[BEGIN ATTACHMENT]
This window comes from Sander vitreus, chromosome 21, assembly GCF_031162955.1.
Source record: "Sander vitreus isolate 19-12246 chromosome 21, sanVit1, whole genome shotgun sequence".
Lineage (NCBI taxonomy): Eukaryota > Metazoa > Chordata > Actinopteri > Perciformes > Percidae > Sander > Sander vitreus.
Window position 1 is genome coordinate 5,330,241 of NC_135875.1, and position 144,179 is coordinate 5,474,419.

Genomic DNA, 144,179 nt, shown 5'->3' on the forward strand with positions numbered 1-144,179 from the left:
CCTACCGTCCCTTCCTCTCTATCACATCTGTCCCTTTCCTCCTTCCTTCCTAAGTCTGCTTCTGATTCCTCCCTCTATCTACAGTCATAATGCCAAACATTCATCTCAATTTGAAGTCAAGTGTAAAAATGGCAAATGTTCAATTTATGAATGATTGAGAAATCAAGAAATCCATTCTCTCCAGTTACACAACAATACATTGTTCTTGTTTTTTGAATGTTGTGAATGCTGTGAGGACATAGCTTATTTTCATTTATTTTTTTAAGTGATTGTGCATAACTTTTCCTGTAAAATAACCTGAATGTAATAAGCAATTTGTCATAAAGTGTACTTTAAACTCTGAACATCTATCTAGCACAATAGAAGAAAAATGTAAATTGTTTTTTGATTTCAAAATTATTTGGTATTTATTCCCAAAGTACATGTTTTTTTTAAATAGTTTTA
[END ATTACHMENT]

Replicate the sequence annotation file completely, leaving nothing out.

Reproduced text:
This window comes from Sander vitreus, chromosome 21, assembly GCF_031162955.1.
Source record: "Sander vitreus isolate 19-12246 chromosome 21, sanVit1, whole genome shotgun sequence".
Lineage (NCBI taxonomy): Eukaryota > Metazoa > Chordata > Actinopteri > Perciformes > Percidae > Sander > Sander vitreus.
Window position 1 is genome coordinate 5,330,241 of NC_135875.1, and position 144,179 is coordinate 5,474,419.

Genomic DNA, 144,179 nt, shown 5'->3' on the forward strand with positions numbered 1-144,179 from the left:
CCTACCGTCCCTTCCTCTCTATCACATCTGTCCCTTTCCTCCTTCCTTCCTAAGTCTGCTTCTGATTCCTCCCTCTATCTACAGTCATAATGCCAAACATTCATCTCAATTTGAAGTCAAGTGTAAAAATGGCAAATGTTCAATTTATGAATGATTGAGAAATCAAGAAATCCATTCTCTCCAGTTACACAACAATACATTGTTCTTGTTTTTTGAATGTTGTGAATGCTGTGAGGACATAGCTTATTTTCATTTATTTTTTTAAGTGATTGTGCATAACTTTTCCTGTAAAATAACCTGAATGTAATAAGCAATTTGTCATAAAGTGTACTTTAAACTCTGAACATCTATCTAGCACAATAGAAGAAAAATGTAAATTGTTTTTTGATTTCAAAATTATTTGGTATTTATTCCCAAAGTACATGTTTTTTTTAAATAGTTTTA